This article examines the response of Christians in Germany to the first year of the Nazi state. It responds to Manfred Gailus' call of 'micro-histories' and onsiders how Protestants in Württemberg conceived of 1933 and how they responded to the Nazis' antisemitism. It argues that they drew on a pre-existing myth of national-religious revival in World War I (the 'spirit of 1914') and remained 'actively passive' when it came to antisemitism.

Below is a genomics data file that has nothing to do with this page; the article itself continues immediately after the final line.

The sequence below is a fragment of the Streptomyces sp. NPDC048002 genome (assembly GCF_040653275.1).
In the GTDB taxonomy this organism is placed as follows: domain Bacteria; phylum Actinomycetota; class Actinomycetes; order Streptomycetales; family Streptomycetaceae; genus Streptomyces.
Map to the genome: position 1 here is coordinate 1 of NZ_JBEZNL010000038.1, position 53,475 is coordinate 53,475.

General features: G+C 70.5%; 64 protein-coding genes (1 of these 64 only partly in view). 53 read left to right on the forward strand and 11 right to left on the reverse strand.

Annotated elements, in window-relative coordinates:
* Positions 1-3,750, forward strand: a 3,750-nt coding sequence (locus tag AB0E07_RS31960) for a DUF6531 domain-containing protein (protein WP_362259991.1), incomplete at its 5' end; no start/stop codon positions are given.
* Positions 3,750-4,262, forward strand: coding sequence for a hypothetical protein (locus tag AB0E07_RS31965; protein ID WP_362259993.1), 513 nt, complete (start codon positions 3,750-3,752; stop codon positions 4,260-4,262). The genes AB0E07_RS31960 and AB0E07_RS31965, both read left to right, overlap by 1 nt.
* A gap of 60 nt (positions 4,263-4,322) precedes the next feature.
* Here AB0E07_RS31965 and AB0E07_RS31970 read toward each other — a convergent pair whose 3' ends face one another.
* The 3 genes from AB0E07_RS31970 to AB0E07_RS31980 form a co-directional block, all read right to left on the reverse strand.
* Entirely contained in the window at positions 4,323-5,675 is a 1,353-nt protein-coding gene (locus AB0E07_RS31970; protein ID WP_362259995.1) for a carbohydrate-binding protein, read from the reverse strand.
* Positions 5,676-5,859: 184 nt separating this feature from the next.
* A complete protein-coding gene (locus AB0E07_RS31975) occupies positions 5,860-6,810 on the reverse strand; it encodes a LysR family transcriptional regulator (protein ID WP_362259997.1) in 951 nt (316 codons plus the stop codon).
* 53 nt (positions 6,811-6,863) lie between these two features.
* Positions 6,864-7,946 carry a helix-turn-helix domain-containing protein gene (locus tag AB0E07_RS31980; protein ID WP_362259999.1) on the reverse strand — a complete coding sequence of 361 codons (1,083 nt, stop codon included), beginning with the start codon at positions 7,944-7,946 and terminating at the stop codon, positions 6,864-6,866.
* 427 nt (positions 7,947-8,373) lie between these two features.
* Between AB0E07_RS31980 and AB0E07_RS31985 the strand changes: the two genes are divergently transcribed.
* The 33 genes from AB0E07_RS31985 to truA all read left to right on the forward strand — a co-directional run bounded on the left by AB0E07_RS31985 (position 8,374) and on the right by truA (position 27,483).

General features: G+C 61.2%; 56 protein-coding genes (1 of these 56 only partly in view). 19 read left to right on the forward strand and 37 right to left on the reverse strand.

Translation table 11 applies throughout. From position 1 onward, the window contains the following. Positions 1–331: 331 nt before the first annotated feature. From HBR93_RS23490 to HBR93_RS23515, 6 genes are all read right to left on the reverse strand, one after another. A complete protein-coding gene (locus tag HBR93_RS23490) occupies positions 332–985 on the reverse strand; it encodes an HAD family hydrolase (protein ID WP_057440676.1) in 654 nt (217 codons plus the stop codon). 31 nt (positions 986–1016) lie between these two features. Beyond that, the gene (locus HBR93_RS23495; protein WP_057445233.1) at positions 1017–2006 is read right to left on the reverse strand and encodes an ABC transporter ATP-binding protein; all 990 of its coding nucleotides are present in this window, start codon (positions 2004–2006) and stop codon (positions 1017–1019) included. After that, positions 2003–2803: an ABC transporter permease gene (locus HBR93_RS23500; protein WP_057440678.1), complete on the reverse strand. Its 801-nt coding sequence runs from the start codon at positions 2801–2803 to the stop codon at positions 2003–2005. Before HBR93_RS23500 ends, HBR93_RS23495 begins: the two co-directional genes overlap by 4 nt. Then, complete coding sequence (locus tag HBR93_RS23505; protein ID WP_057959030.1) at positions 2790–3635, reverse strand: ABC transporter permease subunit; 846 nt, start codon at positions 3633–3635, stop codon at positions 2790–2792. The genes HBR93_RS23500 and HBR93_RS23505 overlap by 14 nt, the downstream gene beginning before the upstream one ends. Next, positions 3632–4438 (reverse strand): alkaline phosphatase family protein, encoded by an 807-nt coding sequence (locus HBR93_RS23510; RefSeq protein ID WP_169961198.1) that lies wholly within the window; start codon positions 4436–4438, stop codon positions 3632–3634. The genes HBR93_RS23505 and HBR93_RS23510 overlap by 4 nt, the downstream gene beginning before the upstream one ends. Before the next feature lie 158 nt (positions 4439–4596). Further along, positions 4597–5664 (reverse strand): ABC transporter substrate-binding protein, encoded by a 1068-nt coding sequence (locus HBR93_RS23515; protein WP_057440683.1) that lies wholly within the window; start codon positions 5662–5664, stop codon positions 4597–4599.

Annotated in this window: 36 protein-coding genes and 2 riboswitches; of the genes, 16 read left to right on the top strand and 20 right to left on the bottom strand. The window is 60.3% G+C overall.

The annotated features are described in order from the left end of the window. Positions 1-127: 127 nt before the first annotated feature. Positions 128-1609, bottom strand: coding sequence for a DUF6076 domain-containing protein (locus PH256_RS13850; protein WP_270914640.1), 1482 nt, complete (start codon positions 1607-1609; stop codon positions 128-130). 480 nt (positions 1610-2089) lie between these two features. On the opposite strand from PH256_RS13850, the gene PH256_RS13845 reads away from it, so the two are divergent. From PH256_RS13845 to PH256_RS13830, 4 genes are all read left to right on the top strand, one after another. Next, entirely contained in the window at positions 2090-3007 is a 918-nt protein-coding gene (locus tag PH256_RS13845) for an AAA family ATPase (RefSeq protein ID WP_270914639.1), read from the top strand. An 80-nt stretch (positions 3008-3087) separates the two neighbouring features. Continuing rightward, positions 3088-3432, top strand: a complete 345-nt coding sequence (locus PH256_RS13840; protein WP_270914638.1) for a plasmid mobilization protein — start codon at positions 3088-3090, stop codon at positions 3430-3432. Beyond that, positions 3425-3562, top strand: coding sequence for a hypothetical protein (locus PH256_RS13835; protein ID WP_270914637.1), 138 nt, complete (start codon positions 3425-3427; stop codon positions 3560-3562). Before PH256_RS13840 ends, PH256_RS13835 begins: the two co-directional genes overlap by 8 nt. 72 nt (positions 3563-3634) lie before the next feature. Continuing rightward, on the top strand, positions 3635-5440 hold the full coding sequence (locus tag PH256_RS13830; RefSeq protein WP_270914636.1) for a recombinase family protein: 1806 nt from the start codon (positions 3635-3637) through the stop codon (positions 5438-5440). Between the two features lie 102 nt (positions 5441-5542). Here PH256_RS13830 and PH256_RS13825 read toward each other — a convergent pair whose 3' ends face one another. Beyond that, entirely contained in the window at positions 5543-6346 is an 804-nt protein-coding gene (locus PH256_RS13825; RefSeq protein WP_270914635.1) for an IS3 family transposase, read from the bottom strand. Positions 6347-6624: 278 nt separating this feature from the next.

Field of Research
210307 European History (excl British, Classical Greek and Roman)
Socio Economic Objective
970121 Expanding Knowledge in History and Archaeology
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